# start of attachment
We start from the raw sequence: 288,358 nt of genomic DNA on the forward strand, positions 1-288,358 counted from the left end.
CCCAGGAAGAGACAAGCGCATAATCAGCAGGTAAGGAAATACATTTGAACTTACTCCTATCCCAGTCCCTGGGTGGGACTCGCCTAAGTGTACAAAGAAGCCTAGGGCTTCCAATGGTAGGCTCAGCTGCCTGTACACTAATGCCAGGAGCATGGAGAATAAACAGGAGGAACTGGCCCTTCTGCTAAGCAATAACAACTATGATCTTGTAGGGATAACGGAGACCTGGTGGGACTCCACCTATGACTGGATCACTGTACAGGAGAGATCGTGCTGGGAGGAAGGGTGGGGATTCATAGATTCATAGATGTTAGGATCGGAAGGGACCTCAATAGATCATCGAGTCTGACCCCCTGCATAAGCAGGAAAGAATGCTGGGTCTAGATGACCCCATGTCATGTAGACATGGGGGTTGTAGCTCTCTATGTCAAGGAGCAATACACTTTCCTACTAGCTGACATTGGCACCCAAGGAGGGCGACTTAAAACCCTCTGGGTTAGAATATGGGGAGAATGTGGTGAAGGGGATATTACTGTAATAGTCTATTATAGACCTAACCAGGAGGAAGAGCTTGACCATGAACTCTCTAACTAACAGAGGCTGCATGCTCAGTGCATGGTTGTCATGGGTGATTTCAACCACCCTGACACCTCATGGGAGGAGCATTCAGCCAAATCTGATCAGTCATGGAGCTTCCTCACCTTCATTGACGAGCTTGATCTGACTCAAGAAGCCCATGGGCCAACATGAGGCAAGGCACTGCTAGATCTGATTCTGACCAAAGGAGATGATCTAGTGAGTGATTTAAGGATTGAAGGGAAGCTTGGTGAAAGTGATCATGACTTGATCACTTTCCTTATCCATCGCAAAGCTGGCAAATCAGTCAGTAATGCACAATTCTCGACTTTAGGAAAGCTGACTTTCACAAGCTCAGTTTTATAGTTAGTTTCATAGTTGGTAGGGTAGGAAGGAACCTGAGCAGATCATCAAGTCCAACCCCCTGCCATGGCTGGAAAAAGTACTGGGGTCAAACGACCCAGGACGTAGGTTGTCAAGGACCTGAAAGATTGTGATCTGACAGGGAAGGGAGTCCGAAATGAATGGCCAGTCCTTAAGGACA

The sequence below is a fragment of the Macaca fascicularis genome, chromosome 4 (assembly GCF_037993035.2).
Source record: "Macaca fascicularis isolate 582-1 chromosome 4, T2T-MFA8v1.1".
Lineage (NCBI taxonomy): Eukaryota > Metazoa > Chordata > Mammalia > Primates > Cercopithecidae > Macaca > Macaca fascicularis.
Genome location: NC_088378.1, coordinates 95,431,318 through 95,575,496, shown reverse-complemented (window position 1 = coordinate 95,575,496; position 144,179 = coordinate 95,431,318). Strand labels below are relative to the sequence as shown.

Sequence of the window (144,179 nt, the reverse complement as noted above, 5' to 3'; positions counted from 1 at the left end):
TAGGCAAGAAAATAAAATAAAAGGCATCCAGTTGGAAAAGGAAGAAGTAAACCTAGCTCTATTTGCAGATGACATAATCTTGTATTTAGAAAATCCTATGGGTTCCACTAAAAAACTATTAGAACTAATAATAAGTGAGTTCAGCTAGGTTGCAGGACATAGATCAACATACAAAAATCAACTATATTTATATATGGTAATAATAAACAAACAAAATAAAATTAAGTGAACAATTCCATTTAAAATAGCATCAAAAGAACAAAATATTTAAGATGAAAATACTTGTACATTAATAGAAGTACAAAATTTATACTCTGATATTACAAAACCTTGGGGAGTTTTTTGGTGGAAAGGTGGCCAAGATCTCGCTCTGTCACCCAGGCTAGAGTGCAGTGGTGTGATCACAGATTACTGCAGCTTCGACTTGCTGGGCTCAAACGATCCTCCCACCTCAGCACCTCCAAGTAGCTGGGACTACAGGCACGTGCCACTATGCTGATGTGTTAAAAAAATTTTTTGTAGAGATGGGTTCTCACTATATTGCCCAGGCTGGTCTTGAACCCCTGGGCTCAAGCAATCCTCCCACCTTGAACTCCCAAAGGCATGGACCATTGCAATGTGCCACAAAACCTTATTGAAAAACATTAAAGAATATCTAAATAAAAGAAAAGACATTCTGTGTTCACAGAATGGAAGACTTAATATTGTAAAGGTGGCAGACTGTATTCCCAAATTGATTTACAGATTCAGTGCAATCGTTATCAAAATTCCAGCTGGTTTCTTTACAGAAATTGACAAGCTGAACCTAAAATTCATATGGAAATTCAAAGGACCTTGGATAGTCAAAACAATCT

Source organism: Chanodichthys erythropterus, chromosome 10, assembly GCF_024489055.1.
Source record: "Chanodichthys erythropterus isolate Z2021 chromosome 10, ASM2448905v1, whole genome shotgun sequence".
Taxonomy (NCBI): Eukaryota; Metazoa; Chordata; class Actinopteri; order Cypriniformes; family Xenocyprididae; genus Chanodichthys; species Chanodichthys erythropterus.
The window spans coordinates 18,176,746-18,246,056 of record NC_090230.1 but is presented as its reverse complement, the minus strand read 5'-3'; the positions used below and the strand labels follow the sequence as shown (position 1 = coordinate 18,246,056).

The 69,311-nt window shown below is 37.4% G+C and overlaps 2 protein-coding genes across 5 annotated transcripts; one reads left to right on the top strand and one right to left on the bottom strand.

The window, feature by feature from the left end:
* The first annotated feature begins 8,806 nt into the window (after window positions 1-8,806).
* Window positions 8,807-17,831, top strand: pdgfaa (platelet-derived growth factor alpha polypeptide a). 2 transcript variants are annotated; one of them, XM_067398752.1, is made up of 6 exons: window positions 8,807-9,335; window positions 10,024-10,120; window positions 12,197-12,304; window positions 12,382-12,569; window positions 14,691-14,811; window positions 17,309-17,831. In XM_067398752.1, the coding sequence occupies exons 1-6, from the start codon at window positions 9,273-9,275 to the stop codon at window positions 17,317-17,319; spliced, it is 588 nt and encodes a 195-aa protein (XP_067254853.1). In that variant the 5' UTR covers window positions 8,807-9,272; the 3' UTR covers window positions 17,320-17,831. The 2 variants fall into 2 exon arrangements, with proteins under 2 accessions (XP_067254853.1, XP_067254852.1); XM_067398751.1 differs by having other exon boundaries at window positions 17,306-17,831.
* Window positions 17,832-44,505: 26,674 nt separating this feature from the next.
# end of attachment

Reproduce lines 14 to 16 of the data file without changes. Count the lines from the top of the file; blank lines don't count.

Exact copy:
The window, feature by feature from the left end:
* The first annotated feature begins 8,806 nt into the window (after window positions 1-8,806).
* Window positions 8,807-17,831, top strand: pdgfaa (platelet-derived growth factor alpha polypeptide a). 2 transcript variants are annotated; one of them, XM_067398752.1, is made up of 6 exons: window positions 8,807-9,335; window positions 10,024-10,120; window positions 12,197-12,304; window positions 12,382-12,569; window positions 14,691-14,811; window positions 17,309-17,831. In XM_067398752.1, the coding sequence occupies exons 1-6, from the start codon at window positions 9,273-9,275 to the stop codon at window positions 17,317-17,319; spliced, it is 588 nt and encodes a 195-aa protein (XP_067254853.1). In that variant the 5' UTR covers window positions 8,807-9,272; the 3' UTR covers window positions 17,320-17,831. The 2 variants fall into 2 exon arrangements, with proteins under 2 accessions (XP_067254853.1, XP_067254852.1); XM_067398751.1 differs by having other exon boundaries at window positions 17,306-17,831.